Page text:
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South Korea eases regulations on foreign banks

South Korea eases regulations on foreign banks

(27 July 2004 – Asia) International banks could soon be chasing a slice of South Korea’s retail banking and asset management pie after the Financial Supervisory Service (FSS) relaxed its banking regulations, allowing foreign banks to establish "units" in South Korea. International banks are now allowed to set up banks in the country provided they sink more than 100 billion won (US$86.03 million) in capital into the venture.

This will enable them to grow their operations on capital raised in South Korea. Laws related to opening branches have also been revised.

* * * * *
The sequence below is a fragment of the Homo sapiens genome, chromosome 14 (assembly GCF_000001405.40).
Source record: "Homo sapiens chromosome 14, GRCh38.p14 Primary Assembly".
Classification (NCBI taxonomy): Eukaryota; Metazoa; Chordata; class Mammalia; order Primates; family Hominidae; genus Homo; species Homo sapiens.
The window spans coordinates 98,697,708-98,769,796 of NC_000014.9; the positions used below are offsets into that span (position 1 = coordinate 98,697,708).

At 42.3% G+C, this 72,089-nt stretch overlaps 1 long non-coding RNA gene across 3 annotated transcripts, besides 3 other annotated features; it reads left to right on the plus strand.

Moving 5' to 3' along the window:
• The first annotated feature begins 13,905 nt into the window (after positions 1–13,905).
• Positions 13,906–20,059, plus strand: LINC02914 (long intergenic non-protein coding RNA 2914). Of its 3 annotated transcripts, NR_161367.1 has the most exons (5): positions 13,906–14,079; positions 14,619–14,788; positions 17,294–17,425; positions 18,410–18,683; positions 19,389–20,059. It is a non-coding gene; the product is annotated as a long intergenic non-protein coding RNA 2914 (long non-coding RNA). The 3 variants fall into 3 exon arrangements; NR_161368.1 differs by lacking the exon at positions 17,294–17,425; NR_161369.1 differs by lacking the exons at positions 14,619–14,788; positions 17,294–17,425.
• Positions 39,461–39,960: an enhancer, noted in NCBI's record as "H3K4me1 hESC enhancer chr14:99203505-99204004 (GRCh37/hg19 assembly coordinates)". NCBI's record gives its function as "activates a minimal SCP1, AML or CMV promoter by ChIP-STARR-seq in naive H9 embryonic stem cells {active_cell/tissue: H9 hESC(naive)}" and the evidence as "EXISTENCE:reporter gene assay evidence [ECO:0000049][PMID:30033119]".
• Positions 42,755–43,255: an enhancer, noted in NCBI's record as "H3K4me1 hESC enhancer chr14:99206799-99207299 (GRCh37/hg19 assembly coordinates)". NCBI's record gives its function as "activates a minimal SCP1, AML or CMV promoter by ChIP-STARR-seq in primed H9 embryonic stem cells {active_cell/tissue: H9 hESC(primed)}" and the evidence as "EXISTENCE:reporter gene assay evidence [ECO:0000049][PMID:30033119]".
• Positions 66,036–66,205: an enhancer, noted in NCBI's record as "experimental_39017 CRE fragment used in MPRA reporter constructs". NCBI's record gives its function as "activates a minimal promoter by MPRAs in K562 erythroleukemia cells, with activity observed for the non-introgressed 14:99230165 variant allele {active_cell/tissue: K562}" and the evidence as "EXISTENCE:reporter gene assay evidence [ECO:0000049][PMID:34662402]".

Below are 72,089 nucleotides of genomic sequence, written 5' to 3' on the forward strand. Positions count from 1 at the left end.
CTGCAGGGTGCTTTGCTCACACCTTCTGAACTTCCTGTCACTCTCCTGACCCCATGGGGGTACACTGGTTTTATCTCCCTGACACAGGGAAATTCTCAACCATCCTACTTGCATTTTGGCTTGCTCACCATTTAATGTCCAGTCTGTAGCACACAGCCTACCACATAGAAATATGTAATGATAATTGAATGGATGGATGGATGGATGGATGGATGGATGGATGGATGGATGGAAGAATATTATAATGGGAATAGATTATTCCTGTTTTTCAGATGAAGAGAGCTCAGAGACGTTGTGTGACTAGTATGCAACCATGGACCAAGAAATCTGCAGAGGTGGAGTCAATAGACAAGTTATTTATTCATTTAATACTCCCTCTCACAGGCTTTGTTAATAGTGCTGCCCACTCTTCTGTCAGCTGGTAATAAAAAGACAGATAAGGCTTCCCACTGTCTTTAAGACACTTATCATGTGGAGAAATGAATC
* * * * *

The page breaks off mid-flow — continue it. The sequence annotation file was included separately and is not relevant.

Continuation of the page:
Previously, banks were only able to open branches in the country.

"To apply for setting up a unit, a foreign financial company must be well supervised in its home country and be in a healthy financial condition," the FSS said.

In further news, the FSS is investigating Bank of Kookmin’s accounting procedures related to taxation, as part of the regulator’s extension of its yearly check up of this aspect of local banks’ accounting.

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